How to approach brand purpose: a media planner's perspective

We live in an age where brands can be easily caught in embarrassing situations if they get brand purpose wrong. However, many brands have demonstrated –detailed in a case study below — that getting their Purpose right can mean outperforming competitors.

The goal with any purpose-driven campaign is the same as with any other: to drive commercial value and expand the potential customer base for the brand. The goal is never to limit or reduce that audience. This is especially important to remember when many Purpose issues have the potential to be controversial. Planners understand how brand values are translated through different business models, markets, and know how to get the right impact from that campaign. The best brands have solid values, and a reputation that means they will naturally already resonate with specific issues. This ensures every purpose-driven campaign is on-brand and aligns with the brand’s objectives. 
Brand Purpose vs. Brand Value

To be successful, Brand Purpose must match a brand’s core values. Although the two overlap, they are very different. Brand Values identify what a brand believes in, and Brand Purpose is a way for brands to “nail their colours to the mast” and prove those values to their audience. This could be from taking a social or political stance or to having broader philanthropic goals. Brand Purpose is not a commercial goal, even though it can lead to positive commercial gain.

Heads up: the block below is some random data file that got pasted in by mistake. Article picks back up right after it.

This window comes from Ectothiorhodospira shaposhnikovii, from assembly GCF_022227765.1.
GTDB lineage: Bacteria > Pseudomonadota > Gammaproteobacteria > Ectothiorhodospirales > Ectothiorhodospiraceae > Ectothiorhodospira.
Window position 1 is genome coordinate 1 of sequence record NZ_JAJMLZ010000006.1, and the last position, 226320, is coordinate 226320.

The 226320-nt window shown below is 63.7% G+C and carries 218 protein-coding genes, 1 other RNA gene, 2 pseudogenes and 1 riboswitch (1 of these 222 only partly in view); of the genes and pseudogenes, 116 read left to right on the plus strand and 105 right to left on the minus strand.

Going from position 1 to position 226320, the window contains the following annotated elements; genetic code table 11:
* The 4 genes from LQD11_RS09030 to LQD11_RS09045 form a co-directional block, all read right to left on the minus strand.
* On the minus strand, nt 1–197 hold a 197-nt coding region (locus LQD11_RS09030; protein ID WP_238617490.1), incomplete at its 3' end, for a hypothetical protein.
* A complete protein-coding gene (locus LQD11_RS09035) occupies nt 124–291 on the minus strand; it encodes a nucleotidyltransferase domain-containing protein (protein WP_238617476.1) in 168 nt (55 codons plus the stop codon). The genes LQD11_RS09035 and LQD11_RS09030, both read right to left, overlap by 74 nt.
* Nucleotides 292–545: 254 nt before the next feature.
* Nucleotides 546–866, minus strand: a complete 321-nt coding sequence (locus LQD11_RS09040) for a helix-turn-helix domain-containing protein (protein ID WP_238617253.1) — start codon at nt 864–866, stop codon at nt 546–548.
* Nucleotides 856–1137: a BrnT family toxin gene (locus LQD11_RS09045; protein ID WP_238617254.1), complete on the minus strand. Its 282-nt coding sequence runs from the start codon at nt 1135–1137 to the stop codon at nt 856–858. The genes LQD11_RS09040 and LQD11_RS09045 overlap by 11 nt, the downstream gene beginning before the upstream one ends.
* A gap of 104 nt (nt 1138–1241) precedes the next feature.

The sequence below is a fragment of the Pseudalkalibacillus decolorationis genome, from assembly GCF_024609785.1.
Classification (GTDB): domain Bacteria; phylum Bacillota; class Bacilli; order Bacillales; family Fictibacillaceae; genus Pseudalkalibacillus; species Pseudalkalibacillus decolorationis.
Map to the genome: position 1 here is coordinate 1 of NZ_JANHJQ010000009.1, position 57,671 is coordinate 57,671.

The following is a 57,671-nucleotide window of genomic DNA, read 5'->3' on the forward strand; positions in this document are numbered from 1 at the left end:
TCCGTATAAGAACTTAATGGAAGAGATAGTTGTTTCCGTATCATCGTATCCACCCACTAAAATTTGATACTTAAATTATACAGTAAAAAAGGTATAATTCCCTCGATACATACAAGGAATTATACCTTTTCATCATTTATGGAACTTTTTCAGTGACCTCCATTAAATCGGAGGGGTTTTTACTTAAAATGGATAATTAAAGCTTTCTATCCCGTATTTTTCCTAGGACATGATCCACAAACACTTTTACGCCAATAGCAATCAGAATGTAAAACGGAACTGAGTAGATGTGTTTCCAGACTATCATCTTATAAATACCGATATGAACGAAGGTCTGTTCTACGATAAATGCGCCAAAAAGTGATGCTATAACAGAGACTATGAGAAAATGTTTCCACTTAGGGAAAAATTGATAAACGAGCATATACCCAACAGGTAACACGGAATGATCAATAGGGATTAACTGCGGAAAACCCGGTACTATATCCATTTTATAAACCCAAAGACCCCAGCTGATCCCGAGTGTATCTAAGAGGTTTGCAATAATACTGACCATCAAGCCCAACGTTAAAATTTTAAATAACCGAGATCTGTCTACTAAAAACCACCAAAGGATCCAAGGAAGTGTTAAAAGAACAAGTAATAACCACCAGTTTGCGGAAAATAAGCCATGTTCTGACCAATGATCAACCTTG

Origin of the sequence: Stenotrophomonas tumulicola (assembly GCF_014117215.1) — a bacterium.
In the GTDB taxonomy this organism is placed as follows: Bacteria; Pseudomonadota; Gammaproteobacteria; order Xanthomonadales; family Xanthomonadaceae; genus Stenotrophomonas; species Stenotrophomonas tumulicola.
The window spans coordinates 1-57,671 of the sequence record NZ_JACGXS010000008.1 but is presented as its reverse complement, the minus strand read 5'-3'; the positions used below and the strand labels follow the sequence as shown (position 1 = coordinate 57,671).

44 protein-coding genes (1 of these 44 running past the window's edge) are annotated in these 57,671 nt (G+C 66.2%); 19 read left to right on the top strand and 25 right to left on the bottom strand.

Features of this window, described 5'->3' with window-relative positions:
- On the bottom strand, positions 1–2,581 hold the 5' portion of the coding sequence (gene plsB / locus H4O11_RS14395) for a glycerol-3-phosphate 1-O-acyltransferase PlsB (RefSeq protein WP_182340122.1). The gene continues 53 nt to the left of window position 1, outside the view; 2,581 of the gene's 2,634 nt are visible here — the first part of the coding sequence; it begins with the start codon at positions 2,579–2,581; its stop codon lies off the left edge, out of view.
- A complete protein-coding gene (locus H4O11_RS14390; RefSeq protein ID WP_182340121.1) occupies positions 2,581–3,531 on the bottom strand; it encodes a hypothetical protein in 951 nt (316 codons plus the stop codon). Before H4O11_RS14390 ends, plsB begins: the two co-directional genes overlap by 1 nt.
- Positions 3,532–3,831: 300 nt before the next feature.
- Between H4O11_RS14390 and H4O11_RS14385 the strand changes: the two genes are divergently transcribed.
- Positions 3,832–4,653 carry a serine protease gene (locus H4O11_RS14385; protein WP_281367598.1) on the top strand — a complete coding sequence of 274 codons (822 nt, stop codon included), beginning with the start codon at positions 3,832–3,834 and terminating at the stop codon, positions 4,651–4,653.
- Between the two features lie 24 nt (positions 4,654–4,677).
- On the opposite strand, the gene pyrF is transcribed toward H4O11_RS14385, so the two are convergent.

Brand Values dictate a Brand’s Purpose. A brand’s values are broader terms that are used both inside and outside of a company, to define how the brand works and operates, whereas Brand Purpose is purely consumer-facing. For example, a Brand Value could be to “push boundaries”, which could be translated into a Brand Purpose campaign that redefines boundaries about gender. The value lends itself to creating a pro-active work culture as it does to how the brand presents itself in all of its messaging activities, as well as being a vital ingredient in any special projects, or purpose-driven campaigns.

Building a successful campaign

Effective planning understands values and knows how to incorporate that into a Purpose campaign, ensuring relevancy and coherency when adapting it across different channels.

As planners, we build a purpose-driven campaign in the following way:

1. Start with questions: Why are we doing this? What’s the objective? Is it a long or short-term goal? Is this a campaign that is time sensitive? Do all of these questions align with the brand’s values? The answers to these questions must be clear before continuing.

2. From this, we can begin to understand the campaign message, and how we tie-in those values to the purpose campaign. This is a process of understanding the brand inside out.

3. The campaign must then translate that message into a story that can resonate with the consumer, focusing on making it as specific to the brand and specific to that territory. We must crystallise the message within the particular values so the campaign so it has coherency, while still being able to adapt to different audiences most efficiently.